The Royal Central School of Speech and Drama was founded by Elsie Fogerty in 1906 to offer a new form of training in speech and drama for young actors and other students. It became a constituent of the University of London in 2005 and its prominent alumni include Cush Jumbo, Laurence Olivier, Vanessa Redgrave, Judi Dench, Harold Pinter, Martin Freeman and Kit Harington; the school offers undergraduate, research degrees, short courses in acting, actor training, applied theatre, theatre crafts and making, drama therapy, musical theatre, producing, research, stage management, teacher training, technical arts and writing. On 9 October 2008 the school announced that Harold Pinter, the 2005 Nobel Laureate in Literature and Central alumnus, had agreed to become its president and to receive an honorary fellowship in the school's graduation ceremony on 10 December 2008, but Pinter had to receive it in absentia, because of ill health, he died two weeks later. Michael Grandage, a Central graduate and artistic director of the Donmar Warehouse, has now been appointed President.
Elsie Fogerty founded The Central School of Speech Training and Dramatic Art at the Royal Albert Hall in 1906. Fogerty was a specialist in speech training and held a firm belief in the social importance of education, she was committed to advancing the study of theatre as an academic discipline. In 1957 the school moved from the Royal Albert Hall, having acquired the lease of the Embassy Theatre at Swiss Cottage and its associated buildings. By 1961 three distinct departments had been established within Central; the stage department was running its three-year course for actors, with alumni including Laurence Olivier and Peggy Ashcroft a part of its history, a two-year course for stage managers. The teacher training department was preparing students for its own diploma, a recognised teaching qualification, for the London University Diploma in Dramatic Art; that diploma had been instituted in 1912 as a result of Fogerty's campaign for the recognition of drama and drama teaching as subjects worthy of serious academic study.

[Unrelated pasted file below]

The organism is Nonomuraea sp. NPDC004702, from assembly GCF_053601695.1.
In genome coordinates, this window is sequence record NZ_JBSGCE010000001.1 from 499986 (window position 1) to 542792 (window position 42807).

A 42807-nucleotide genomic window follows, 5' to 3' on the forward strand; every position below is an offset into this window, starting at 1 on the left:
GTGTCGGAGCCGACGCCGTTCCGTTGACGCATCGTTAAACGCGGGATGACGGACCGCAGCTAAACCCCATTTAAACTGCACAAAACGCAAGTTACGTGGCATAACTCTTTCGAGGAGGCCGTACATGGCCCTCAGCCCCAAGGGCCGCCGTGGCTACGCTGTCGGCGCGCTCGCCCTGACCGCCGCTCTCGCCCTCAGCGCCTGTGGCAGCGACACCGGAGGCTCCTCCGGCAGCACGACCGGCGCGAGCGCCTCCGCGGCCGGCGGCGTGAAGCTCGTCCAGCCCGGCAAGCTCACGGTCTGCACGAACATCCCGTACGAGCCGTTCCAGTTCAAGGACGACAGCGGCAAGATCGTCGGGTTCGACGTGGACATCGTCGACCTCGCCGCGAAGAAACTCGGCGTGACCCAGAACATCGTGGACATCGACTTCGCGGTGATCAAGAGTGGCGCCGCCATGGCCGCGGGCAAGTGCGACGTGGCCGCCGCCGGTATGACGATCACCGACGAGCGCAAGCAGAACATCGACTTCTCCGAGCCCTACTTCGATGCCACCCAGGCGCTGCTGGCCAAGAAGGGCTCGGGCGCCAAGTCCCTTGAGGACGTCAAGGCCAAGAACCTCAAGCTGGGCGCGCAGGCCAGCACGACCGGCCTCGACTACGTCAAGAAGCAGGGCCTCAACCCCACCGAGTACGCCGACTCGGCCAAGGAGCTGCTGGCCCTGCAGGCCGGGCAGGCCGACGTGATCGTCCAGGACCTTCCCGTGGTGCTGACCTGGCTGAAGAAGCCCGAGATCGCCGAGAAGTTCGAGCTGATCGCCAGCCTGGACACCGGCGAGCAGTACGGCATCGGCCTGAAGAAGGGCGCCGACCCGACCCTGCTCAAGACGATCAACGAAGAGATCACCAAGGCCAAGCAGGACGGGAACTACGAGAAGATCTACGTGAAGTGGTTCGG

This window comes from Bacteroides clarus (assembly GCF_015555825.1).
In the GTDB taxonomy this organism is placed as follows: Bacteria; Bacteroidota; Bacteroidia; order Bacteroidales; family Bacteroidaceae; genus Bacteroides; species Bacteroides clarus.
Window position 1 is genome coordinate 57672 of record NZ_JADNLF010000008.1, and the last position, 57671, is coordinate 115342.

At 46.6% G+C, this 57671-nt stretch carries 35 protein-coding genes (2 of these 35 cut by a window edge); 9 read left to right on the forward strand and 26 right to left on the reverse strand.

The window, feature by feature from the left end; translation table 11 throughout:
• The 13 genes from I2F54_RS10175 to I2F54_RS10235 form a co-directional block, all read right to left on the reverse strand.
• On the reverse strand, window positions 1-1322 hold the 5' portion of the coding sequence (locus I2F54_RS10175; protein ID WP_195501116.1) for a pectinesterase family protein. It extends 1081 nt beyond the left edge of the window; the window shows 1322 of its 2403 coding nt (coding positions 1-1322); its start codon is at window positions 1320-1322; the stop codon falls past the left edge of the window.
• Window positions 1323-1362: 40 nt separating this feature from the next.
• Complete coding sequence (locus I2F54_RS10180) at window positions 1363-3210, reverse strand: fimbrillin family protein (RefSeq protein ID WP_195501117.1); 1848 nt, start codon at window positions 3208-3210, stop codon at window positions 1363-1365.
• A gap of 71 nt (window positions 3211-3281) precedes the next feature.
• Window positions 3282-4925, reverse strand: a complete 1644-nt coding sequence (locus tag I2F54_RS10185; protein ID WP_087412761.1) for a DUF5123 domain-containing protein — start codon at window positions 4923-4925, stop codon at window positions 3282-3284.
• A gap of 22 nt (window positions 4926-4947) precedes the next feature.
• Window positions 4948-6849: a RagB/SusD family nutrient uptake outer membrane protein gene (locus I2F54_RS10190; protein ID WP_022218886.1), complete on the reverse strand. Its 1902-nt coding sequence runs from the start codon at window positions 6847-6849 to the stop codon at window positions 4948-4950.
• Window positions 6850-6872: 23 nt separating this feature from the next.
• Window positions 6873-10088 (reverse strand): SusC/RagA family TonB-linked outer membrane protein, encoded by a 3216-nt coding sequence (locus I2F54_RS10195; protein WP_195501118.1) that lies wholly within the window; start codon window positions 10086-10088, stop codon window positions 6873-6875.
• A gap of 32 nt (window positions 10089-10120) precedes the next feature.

By this time, the school was as known for its speech therapy department as for its work in training actors. In 1972 Central became grant-aided by the Inner London Education Authority. In 1989 it was incorporated as a higher education college in its own right and funded directly by government. Central had been offering degrees since 1986, firstly validated by the Council for National Academic Awards and from 1992 by the Open University. In 2004 the Privy Council granted the Central the power to award its own taught degrees. In 2005 students from the Webber Douglas Academy of Dramatic Art transferred to Central after a 100-year history of significant contributions to stage and screen. In the same year, the school was designated as the Higher Education Funding Council for England's Centre for Excellence in Training for Theatre. With effect from September 2005 Central became a college of the University of London realising the ambitions articulated a hundred years earlier by its founder Elsie Fogerty.
Apart from its notable alumni, who include Laurence Olivier, Vanessa Redgrave, Judi Dench, Cameron Mackintosh, Harold Pinter, Jason Isaacs and James Fox, the school has had some notable staff. In the 1960s Yat Malmgren taught movement, based on principles derived from Laban. On 29 November 2012 the adjective Royal was bestowed on the school by Elizabeth II in recognition of its reputation as a "world-class institution for exceptional professional training in theatre and performance studies", it is entitled to use it in official documentation, although it continues to be colloquially referred to as "Central". The school's Patron, Princess Alexandra of Kent, played a role in recommending the institution for the adjective; the school is located at Swiss Cottage in North London, an area, being redeveloped as a "civic and cultural quarter" which includes a new extension building for the school, replacing 1960's accommodation. The school's theatre is located inside the new building, awarded a BREEAM rating of "very good".